As Russell heard the constant stream of positive feedback and reinforcement, the stern look on his face when he entered the building began to fade. The normally affable 20-year-old began to open up and joke with fans, though he was not made available to reporters for comment. “Take the torch,” a fan told him. “Take over. Byron Scott won’t be there!” The last sentence elicited a laugh and a big smile from Russell. He simply responded with a “thank you,” but his body language said it all.
Howard Beck: Theory floating around league: Lakers keep Byron 1 more year, just in case Phil opts out and returns to L.A. and wants to pick the coach.
Howard Beck: As I say, it’s just a theory, though. No indication that PJax has any inclination to leave Knicks, or return to LA to run Lakers.
Kupchak declined to talk about Scott on Wednesday before reciting that he remains under contract in a two-year deal worth $8.5 million. But even without Kupchak offering a public vote of confidence, Scott still expressed confidence about his standing after talking with Kupchak on Wednesday afternoon. “It was good,” Scott said after practice on Thursday at the Lakers’ facility in El Segundo. “Our conversation was a good conversation.”
Mike Bresnahan: Byron + Mitch spoke about the future, Byron said, declining to provide details other than saying, “Our conversation was a good conversation”
“Byron is under contract, and until that changes, or if that changes, I’ll let you know,” Mitch Kupchak said at the team’s practice facility in El Segundo.
“Once again, I don’t want to get into a Byron discussion right now,” Kupchak said. “So I’m not going to really answer any more questions about Byron, because I’m concerned that one question will lead to another, and if his status changes, I will let you know.”
Lakers VP of public relations John Black interjected, saying, “Excuse me, he’s not answering Byron questions.” Mitch Kupchak then responded, jokingly adding, “I was going to let him finish and then say that, as part of his punishment. So, John, I can handle that.”
Mark Medina: Mitch Kupchak said he wouldn’t talk more about how Byron Scott has done. But I thought it fair to ask about criticism he has gotten w/ handling Russell.
The franchise seems torn on whether he’ll return for the third and last guaranteed year on his contract. He is expected to coach the rest of this season, and some within the organization wonder what Scott might do with a better roster. The one he has now has produced an 11-44 record, second-worst in the NBA.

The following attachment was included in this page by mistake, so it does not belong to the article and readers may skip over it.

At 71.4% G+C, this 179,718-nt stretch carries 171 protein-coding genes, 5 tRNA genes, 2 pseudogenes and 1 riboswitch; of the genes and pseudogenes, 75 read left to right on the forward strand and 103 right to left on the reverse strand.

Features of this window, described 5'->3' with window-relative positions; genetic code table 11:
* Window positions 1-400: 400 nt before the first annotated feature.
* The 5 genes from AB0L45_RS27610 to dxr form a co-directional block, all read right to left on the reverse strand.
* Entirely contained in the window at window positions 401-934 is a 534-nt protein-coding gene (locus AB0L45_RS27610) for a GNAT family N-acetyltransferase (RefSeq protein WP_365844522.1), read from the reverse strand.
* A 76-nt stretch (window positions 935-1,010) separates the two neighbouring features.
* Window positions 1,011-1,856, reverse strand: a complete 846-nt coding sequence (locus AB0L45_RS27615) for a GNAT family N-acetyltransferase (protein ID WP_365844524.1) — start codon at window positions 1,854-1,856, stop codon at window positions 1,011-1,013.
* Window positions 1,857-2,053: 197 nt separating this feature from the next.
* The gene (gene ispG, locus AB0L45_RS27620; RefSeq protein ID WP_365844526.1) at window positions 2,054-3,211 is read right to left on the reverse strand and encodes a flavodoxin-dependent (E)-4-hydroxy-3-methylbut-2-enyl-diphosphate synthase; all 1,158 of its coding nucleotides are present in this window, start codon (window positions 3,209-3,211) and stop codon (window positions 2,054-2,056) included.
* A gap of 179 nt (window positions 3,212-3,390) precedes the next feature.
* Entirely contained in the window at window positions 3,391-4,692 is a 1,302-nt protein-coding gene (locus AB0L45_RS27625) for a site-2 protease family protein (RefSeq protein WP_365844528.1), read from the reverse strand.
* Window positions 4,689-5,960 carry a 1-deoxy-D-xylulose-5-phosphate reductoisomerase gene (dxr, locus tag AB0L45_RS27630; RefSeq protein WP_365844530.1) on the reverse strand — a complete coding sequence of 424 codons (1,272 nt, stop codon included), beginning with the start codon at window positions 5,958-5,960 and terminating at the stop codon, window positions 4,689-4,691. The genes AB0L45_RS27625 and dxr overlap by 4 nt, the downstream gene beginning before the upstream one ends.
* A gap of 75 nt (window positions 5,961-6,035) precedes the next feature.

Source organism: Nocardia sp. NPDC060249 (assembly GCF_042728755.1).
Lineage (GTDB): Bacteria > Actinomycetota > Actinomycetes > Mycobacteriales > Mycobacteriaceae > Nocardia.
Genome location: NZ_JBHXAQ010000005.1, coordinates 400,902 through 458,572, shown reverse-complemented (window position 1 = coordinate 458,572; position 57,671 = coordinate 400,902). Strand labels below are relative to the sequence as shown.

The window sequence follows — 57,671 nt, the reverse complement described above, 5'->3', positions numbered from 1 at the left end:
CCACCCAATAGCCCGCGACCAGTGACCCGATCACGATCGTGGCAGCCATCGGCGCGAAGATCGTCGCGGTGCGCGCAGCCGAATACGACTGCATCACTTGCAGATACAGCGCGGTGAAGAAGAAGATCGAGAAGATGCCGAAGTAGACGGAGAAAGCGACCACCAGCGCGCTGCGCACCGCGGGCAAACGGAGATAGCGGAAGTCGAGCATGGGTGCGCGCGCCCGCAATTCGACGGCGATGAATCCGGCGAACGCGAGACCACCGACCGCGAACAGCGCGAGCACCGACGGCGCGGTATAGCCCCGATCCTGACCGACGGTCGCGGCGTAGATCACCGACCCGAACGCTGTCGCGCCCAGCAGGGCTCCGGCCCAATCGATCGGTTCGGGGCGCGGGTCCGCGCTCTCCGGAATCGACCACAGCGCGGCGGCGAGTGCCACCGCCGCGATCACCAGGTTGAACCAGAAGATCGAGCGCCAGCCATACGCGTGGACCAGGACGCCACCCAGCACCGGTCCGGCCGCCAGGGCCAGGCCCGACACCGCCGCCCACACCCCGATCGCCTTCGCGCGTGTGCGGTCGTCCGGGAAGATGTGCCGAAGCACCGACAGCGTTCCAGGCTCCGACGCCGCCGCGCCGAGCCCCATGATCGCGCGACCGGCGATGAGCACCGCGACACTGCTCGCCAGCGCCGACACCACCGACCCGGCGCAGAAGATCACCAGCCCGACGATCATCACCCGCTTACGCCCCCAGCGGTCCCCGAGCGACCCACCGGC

Others, however, wonder about the effectiveness of the tough love he administers to the team’s many young players. Something in Scott’s favor: more talent could arrive by late June. The Lakers have a better-than-expected chance of retaining their top-three protected draft pick and will then have about $55 million to spend on free agents.
“When I talk with a lot of people around the league the expectation is Byron Scott will not be the coach next season,” Medina told NBA TV host Jared Greenberg. “But when you talk to the Lakers, they’re saying he’s definitely going to be here this season, and they are going to evaluate him this off-season,” with Medina reporting that the team sees Scott as having a “no-win situation” to an extent due to the difficulties of simultaneously trying to manage Kobe Bryant’s farewell tour while also developing the Lakers’ youth.
Scott is expected to coach through the rest of the regular season, according to a person familiar with the situation, but even he realizes nine victories in 50 games is stretching the limits of acceptable reality. “I would say, ‘Nah, I think we would have a few more,'” Scott said. “I knew it was going to be tough because of all the youngsters that we have and I knew the learning curve was going to take time. I don’t know what everybody else was thinking, but I didn’t expect playoffs or nothing like that.
“I am who I am,” Scott told The Times. “Pat Riley wasn’t easy on us. Larry Brown wasn’t easy on me [in Indiana]. I think that’s the reason I was successful because I had a coach that pushed me and tried to get the very best out of me. “As far as I’m concerned, I’m no different. I want to see how great these guys can be. I want to push them to the limit. I want to push them to things they’ve never done before. If that’s being too tough, so be it.”
Sources close to the process say that Scott’s job will be evaluated after the season and if it is deemed a change is needed it would happen then, and allow the Lakers to do a full and complete search for the right guy for the next part of the rebuild.
But Byron Scott still has enough support from Lakers general manager Mitch Kupchak and vice president of player personnel Jim Buss that he is expected to coach through the rest of the 2015-16 season, according to team sources familiar with the situation. With Scott signing a four-year, $17 million deal last summer, the Lakers plan to evaluate his future once the 2015-16 season ends, according to a team source .